Global Sureau

I went through a serious learning process to make this dress – pattern adjustments, new to me techniques such as gathers (handily covered during the Mathilde workshop too!), zip insertion (ok I’ve done that once before), sleeve insertion and skirt underlining plus the pressure of fabric purchased abroad. As a result, I was elated when I realised I’d completed it without disaster. I’m calling it my Global Sureau because the pattern is a Deer and Doe design based in Paris, France and the fabric I bought at Tessuti in Melbourne, Australia.

Global Sureau 1

The zip seems to be in without puckers or wobbles but I did fret excessively about it. I’m booked onto a zips course in July so I can build my confidence and learn different zip insertion techniques then.

Global Sureau 2

I tried my best to make it pretty on the inside too but I think it’s looking overly fussy. The underlined skirt and contrast binding just isn’t visually pleasing but it was a compromise between the pressure of zip/sleeves with full lining and having the skirt ride up my tights. Something to consider more carefully when I’m planning future makes.

Global Sureau 3There was a moment before I hemmed it or sewed the buttons on when I thought it might make me look like a character from Little House on the Prairie. I’ll report back after wearing it to work to let you know if I get any Little House on the Prairie comments!

I’d like to make a sleeveless version for the summer (fully lined of-course)… maybe I’ll be able to relax and enjoy the sewing process the second time around!


17 responses to “Global Sureau

  1. Great dress! I thought the Darling Ranges dress looked like a prairie dress as well, which is similar to this one. That’s a good thing in my books!

  2. That’s great! Way neater than my first attempt at the Sureau. Also, Well done for being clever enough to line the skirt – I have to always remember to wear a slip with mine.

  3. ooh the inside looks so professional! great job!

  4. I think it looks just fabulous! Good for you on the learning curve. I don’t think it’s ‘fussy’ and anyway it’s on the inside. Most important is that it’s finished so it doesn’t fray apart.

  5. (I just noticed your buttons, and I’m also participating in the Indie Pattern Sewalong, Swimalong and the Pajama Party. We best get sewing!! 🙂 )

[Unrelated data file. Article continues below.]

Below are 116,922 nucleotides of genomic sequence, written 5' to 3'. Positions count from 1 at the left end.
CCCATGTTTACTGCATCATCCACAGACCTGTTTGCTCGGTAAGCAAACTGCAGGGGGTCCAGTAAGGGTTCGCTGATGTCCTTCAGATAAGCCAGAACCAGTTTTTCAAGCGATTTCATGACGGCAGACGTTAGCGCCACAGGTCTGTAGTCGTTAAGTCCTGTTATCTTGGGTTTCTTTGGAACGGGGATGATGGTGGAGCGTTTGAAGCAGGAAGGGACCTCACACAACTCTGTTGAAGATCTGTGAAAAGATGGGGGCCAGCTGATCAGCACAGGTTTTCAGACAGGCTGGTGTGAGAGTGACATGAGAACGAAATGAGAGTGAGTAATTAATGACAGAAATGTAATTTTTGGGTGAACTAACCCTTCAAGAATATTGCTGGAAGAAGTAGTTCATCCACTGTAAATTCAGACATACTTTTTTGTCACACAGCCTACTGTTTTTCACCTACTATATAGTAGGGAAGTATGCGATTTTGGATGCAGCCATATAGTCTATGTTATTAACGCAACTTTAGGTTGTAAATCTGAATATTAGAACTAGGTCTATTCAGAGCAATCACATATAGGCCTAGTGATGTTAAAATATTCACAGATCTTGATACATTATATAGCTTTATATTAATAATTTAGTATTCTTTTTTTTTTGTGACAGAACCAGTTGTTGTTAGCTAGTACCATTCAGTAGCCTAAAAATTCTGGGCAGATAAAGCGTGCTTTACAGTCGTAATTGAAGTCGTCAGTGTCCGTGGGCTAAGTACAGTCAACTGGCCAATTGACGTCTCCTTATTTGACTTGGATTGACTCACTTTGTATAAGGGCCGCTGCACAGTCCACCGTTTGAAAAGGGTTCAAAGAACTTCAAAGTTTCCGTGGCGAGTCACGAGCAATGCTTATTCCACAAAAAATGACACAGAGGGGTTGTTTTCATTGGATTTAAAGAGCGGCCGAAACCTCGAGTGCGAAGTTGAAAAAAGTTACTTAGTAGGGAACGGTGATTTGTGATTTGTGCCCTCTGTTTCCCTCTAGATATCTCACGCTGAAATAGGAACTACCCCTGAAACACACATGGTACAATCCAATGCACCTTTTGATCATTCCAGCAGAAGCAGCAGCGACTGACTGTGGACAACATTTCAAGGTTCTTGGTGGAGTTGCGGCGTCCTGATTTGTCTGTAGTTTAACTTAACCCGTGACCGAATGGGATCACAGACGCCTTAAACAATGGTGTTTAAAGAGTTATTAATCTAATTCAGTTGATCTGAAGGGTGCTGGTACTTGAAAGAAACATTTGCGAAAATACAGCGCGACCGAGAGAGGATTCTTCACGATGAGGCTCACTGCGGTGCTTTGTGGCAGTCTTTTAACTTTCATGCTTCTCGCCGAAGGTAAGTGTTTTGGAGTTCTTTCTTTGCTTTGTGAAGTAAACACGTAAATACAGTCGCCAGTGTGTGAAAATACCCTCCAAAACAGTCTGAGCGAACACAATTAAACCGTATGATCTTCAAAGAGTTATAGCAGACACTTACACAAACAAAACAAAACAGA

• There’s lots going on at the moment. How are you getting on with your makes for these? I’m going to start my swimsuit toile this weekend – I like a challenge and really need to replace my worn out swimsuit!

  6. I think your dress looks great and way to go lining the skirt – I find it’s always better to have a self lined garment than to wear a slip. Also, you are so lucky to have had the opportunity to visit Tessuti! If I ever make it back to Oz I would make that a priority. My husband and I as visiting London for a few days in July and I’ve already told him he’ll have to entertain himself for a few hours while I get lost inside Liberty of London – can’t wait!

    • You’ll need more than a few hours… and plenty of pocket money!!!

      Weird you should mention both in the same comment though – at Tessuti they’d just recieved a new delivery of Liberty lawns and were mentioning it to customers at the till. They didn’t mention it to me… perhaps my English accent gave them a clue!

  7. Wow! You have done an amazing job – especially considering how new you are to most of these techniques. The inside is beautiful as well which is VERY impressive but it will be worth it because it will last longer. Excellent! 🙂

  8. Sorry its taken me a while to say this but your dress is beautiful! It looks very polished and you should be proud of that zip! 🙂

  9. There is a free course on mastering inser-zipper techniques in Craftsy at the moment 😉

  10. This is beautiful!!!! I think you need some pictures of you wearing it and looking all proud of your creation 😀 xxx

  11. It’s so neatly finished, I also really like the rounded neckline, how did you do that?

    • It wasn’t intentional, it just kind of happened with all the alterations I did around the bust and neckline. Also I widened the central piece which makes the base of the curve smoother.
      I was worried I’d changed the original features of the dress too much but better that than an ill fitting dress.

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